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Image and Video Stream Analysis using AWS Rekognition , Serverless Stack and more...

Kunal Sumbly's photo
Kunal Sumbly
·Dec 16, 2020·

10 min read


Amazon Rekognition provides very fast and accurate face search, allowing identifying a person in a photo or video using repository of face images and/or videos. This image based identification can really get rid of some of the manual processes which are currently being used to track/identify such cases and will improve the efficiency of the system overall. There are plenty of usecases which fall under AWS Rekognition and typical examples of image/video analysis range from identifying criminals to sex trafficking investigations to customer KYC and many more, see this aws.amazon.com/rekognition/customers

In this writeup our aim is to use the image analysis as well as live video stream analysis feature of AWS rekognition to search/identify a previously registered face.

High Level System Architecture

The system architecture is divided into two parts :-

  • Capturing images using static web page and consuming Serverless APIs


  • Using AWS Rekognition Java Producer Library to consume live camera feed from Webcam and push video frames to Kinesis Video stream in the backend


AWS Cloud Components

  • S3 bucket for Storing images and offline video as well as the staging area to deploy build to Lambdas.

  • Lambdas for compute logic.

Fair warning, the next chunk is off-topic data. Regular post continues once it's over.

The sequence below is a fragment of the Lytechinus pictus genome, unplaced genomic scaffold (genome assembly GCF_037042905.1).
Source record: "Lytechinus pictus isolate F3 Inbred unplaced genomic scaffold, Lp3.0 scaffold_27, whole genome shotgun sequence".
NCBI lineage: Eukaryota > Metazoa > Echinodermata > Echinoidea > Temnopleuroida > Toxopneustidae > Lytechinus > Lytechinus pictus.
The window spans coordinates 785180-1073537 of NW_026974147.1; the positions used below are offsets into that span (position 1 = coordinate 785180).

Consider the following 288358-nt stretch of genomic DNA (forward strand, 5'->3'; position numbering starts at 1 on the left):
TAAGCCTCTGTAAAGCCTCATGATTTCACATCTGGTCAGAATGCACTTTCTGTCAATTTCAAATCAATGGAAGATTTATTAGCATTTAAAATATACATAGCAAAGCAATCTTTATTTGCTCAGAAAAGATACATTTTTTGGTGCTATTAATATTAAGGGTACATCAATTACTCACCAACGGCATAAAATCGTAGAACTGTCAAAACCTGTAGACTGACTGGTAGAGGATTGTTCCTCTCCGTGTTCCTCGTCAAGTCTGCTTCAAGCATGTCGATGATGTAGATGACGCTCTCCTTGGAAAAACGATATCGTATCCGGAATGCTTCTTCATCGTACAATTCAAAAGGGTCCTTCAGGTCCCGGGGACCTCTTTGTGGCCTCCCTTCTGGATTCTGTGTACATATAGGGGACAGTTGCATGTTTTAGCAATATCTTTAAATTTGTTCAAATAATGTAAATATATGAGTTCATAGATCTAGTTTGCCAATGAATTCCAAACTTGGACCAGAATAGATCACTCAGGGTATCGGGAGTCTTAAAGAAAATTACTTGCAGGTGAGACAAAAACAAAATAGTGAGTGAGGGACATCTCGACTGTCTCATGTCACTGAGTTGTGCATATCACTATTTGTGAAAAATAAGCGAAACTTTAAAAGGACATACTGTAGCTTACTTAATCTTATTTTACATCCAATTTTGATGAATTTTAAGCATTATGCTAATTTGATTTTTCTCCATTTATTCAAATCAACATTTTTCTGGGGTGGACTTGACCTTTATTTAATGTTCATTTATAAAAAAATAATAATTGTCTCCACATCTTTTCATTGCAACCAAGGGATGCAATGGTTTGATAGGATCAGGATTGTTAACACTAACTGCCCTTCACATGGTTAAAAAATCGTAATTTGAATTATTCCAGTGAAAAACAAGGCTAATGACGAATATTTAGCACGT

• API gateway to expose Serverless APIs.

  • IAM / Cognito for access control.

  • AWS Rekognition to create image index and face match.

  • DynamoDB to store additional info of the subject along with their picture or portrait during the initial registration process

  • SNS Topic to trigger Email notifications when system detects a face match.

  • Kinesis stream to ingest live video feed from CCTV cameras, using Kinesis video stream producer Java library.

  • SAM/CloudFormation Templates for Infrastructure as Code.

  • AWS code star and Code pipeline using GIT for CI/CD.

Why serverless

Serverless is the way to go because there is no upfront cost and also the recurring cost for using the serverless components is quite cheap compared to the other managed services or running the application of EC2 instances itself. Scaling out in future should not be an issue because using serverless stack allows that flexibility and all we need to care about is to pay money as per the usage/load

High Level Summary

  • For our application we are using the following three S3 buckets-

    • imageupload bucket with public access and proper CORS settings.
    • lambdazip bucket with public access so that lambda zip can be accessed by cloud formation worker to be deployed during CI-CD process. This lambda is actually invoked when the event from kinesis video stream is propagated through Video Stream Processor to AWS Rekognition and the final analysis of the video frame is actually dumped onto the Kinesis Data stream.
    • webhosting bucket with public access for hosting a static website. This website is used to capture images and upload them to S3 bucket from where they are ingested by AWS Rekognition for further analysis using upload and search image Lambdas.
  • Cognitio Identity provider for unidentified access to put images on s3 bucket from the web page to capture real images from a webcam using webcam.js and upload it to s3 bucket for further processing to AWS Rekognition.